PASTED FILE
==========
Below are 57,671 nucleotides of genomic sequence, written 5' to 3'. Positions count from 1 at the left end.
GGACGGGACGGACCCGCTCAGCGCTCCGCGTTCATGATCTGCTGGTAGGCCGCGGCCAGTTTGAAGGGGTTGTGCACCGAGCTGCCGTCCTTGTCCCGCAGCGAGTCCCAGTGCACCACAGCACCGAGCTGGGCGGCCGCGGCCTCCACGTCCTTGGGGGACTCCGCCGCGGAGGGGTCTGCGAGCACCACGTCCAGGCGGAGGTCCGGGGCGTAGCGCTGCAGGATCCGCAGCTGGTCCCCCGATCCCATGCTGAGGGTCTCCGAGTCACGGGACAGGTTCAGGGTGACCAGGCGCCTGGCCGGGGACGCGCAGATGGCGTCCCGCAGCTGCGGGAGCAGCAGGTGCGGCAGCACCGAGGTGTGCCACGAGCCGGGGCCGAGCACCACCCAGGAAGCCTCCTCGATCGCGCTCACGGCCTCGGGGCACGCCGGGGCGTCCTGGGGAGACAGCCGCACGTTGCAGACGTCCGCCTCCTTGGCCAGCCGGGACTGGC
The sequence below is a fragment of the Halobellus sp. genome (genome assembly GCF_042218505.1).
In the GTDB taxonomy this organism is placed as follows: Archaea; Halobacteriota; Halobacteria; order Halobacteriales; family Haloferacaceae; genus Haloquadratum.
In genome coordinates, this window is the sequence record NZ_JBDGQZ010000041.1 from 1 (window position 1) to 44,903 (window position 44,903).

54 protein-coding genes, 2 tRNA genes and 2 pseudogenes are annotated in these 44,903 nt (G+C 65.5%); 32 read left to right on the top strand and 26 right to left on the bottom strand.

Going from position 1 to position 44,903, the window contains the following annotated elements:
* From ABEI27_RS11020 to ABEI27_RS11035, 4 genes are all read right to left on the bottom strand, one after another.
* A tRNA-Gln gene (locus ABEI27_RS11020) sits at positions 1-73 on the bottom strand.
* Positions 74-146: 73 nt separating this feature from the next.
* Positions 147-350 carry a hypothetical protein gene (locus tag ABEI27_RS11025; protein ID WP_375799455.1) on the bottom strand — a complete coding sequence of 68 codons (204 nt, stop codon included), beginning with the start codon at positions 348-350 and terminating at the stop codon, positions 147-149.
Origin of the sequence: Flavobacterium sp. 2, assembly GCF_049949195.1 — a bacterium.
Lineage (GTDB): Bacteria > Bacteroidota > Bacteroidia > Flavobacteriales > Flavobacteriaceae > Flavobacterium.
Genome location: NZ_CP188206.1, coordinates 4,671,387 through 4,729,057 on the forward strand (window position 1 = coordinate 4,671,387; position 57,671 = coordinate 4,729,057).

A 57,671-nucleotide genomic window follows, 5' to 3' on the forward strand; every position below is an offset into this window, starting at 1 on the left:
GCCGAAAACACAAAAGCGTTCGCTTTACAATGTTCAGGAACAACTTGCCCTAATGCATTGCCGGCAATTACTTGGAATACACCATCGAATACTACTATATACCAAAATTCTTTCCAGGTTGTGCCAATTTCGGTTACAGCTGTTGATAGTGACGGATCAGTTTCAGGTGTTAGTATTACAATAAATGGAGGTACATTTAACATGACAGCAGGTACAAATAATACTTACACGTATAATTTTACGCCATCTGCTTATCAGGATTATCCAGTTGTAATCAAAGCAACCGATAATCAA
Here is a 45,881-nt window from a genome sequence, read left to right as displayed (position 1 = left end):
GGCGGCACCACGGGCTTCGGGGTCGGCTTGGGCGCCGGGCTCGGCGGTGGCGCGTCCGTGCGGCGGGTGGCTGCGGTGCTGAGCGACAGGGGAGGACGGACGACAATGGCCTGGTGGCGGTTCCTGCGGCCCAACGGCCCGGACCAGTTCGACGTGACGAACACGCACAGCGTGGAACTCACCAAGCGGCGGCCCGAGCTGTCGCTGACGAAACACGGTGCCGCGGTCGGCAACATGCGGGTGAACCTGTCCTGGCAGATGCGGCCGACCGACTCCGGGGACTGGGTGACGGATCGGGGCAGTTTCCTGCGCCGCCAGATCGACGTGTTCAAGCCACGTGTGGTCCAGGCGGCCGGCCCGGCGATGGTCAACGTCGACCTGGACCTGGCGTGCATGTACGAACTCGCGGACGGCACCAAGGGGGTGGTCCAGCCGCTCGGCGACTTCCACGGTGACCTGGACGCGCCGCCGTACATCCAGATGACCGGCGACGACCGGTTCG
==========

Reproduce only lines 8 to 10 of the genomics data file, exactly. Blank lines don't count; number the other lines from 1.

* From ABEI27_RS11020 to ABEI27_RS11035, 4 genes are all read right to left on the bottom strand, one after another.
* A tRNA-Gln gene (locus ABEI27_RS11020) sits at positions 1-73 on the bottom strand.
* Positions 74-146: 73 nt separating this feature from the next.